This contains the Fortran-specific components of the user interface that are
not derived from CDT and do not depend on the Fortran parser. These are:
\item Fortran Editors
\item Preference pages
\section{Virtual Program Graph (VPG) feature: org.eclipse.photran.vpg-feature}
The following projects support parsing, analysis, and refactoring of Fortran
sources. They are written in Java 5. The Virtual Program Graph is described in
more detail in Part~II of the \textit{Photran Developer's Guide.}
\item \textbf{org.eclipse.photran.core.vpg}
This contains the parsing, analysis, and refactoring infrastructure.
\item Fortran parser and abstract syntax tree (AST)
\item Fortran preprocessor (to handle INCLUDE lines)
\item Parser-based model builder
\item Photran's Virtual Program Graph (VPG)
\item Utility classes (e.g., \texttt{SemanticError}, \texttt{LineCol})
\item Project property pages
\item Name binding analysis (equivalent to symbol tables)
\item Refactoring/program transformation engine
\item Refactorings
\item \textbf{org.eclipse.photran.core.vpg.tests}, \\
JUnit Plug-in tests for the VPG core plug-in.
All tests in org.eclipse.photran.core.vpg.tests should pass. Test suites and
test cases are placed in the ``failing'' plug-in project until all of their
tests pass.
These plug-ins \textit{must} be run as a ``JUnit Plug-in Test'' (\textbf{not} a
``JUnit Test''). In the launch configuration, the environment variable TESTING
must be set to some non-empty value. (This ensures that the VPG will not try to
run in the background and interfere with testing.)
\item \textbf{org.eclipse.photran.ui.vpg}
UI contributions that depend on the \texttt{org.eclipse.photran.core.vpg}
plug-in. Currently, this includes the Open Declaration action, a project
property page where the user can customize the search path for Fortran modules
and include files, Fortran Search support, and all of the actions in the
Refactor menu.
\item \textbf{org.eclipse.photran.cdtinterface.vpg}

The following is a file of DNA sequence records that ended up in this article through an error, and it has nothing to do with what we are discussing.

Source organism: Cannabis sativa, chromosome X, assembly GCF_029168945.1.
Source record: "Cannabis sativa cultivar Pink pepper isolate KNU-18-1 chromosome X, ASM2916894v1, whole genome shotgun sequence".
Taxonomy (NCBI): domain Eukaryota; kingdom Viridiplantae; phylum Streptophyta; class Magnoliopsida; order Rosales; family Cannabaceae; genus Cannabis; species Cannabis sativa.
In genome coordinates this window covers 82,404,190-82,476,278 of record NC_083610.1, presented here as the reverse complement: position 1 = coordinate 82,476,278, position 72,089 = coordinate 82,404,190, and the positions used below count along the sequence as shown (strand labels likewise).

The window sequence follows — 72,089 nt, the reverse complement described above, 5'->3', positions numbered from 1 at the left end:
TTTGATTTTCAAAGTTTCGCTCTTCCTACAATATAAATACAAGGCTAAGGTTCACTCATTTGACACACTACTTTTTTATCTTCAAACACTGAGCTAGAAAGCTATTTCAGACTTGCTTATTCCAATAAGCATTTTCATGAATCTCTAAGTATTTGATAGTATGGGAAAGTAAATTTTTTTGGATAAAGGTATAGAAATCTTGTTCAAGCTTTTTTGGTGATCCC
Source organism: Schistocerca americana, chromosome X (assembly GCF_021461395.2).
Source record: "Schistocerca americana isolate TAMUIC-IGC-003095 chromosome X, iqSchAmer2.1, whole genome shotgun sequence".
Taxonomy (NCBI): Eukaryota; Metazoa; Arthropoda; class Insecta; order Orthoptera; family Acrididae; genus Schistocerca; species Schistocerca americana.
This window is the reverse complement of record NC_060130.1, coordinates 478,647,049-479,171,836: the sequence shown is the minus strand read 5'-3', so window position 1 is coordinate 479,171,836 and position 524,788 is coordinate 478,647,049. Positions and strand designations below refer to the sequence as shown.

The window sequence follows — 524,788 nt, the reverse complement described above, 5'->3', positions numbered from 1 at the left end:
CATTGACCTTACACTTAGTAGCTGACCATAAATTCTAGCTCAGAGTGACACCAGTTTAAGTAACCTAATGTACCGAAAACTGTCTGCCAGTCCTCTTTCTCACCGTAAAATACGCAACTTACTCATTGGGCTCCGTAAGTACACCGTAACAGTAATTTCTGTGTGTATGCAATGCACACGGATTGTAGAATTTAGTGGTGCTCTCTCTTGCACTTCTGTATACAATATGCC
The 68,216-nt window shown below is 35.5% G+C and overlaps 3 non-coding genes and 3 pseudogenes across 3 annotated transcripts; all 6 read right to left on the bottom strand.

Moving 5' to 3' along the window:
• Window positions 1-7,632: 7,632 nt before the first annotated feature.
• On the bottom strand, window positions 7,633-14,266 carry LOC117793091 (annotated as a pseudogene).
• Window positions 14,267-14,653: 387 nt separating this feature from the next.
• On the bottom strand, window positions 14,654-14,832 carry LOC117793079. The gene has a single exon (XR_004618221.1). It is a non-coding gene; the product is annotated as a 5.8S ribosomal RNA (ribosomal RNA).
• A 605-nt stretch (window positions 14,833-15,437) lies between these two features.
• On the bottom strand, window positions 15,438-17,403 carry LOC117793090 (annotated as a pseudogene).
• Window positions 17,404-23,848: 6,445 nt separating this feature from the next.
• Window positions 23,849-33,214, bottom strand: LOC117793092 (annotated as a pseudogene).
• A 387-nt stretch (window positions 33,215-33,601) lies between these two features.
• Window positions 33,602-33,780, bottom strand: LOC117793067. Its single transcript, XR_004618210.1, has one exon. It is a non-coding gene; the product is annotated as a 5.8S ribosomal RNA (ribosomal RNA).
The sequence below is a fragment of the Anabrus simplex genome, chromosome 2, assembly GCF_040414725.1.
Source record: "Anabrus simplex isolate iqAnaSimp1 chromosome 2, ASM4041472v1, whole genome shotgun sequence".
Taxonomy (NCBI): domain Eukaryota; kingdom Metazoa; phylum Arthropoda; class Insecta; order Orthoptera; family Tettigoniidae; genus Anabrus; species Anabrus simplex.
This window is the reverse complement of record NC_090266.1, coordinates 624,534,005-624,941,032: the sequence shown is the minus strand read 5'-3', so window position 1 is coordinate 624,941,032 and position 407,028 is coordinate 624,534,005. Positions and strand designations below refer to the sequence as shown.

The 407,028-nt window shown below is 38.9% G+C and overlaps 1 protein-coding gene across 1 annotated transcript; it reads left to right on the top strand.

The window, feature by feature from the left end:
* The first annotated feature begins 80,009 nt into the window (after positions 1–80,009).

This contributes the Fortran model builder which constructs the model seen in
the Outline view and Fortran Projects view. It uses the Fortran parser
contained in the org.eclipse.photran.core.vpg plug-in.
\section{XL Fortran Compiler Feature: org.eclipse.photran.xlf-feature}
The following are plug-ins to support the
\href{}{XL Fortran compiler}.
\item \textbf{org.eclipse.photran.core.errorparsers.xlf}, \\
Support for Managed Build projects using XL toolchains. Originally created by Craig
Rasmussen at LANL.
\section{Intel Fortran Compiler Feature:}
The following are plug-ins to support the \href{}{Intel Fortran Compiler}.
\item \textbf{}, \\
Support for Managed Build projects using Intel toolchains. Maintained by Bill
Hilliard at Intel.
%\section{Rephraser Engine}
%The following plug-ins comprise the Rephraser Engine, a language-independent indexing and
%refactoring infrastructure that serves as the basis for Photran's refactoring engine.
%The Rephraser Engine will contribute a Rephraser Engine Plug-in Developer Guide to the runtime
%workbench (sourced in org.eclipse.rephraserengine.doc.isv); this provides more information about
%these plug-ins. Starred plug-ins are not distributed to end users.
%\item \textbf{org.eclipse.rephraserengine-feature}
%\item \textbf{org.eclipse.rephraserengine-support}*
%\item \textbf{org.eclipse.rephraserengine.core}
%\item \textbf{org.eclipse.rephraserengine.core.tests}*
%\item \textbf{org.eclipse.rephraserengine.doc.isv}*
%\item \textbf{org.eclipse.rephraserengine.examples.text}*
%\item \textbf{org.eclipse.rephraserengine.testing.junit3}*
%\item \textbf{org.eclipse.rephraserengine.ui}
\section{Non-plug-in projects}
The following projects are in Git but are not distributed to users:
\item \textbf{org.eclipse.photran-dev-docs}
Developer documentation, including this document (\texttt{dev-guide/*}), Git
instructions (\texttt{dev-guide/git-instructions.pdf}), the materials from our
presentation at EclipseCon 2006 on adding a new language to the CDT, and a
spreadsheet mapping features in the Fortran language to JUnit tests
\item \textbf{org.eclipse.photran-samples}
A Photran project containing an assortment of Fortran code.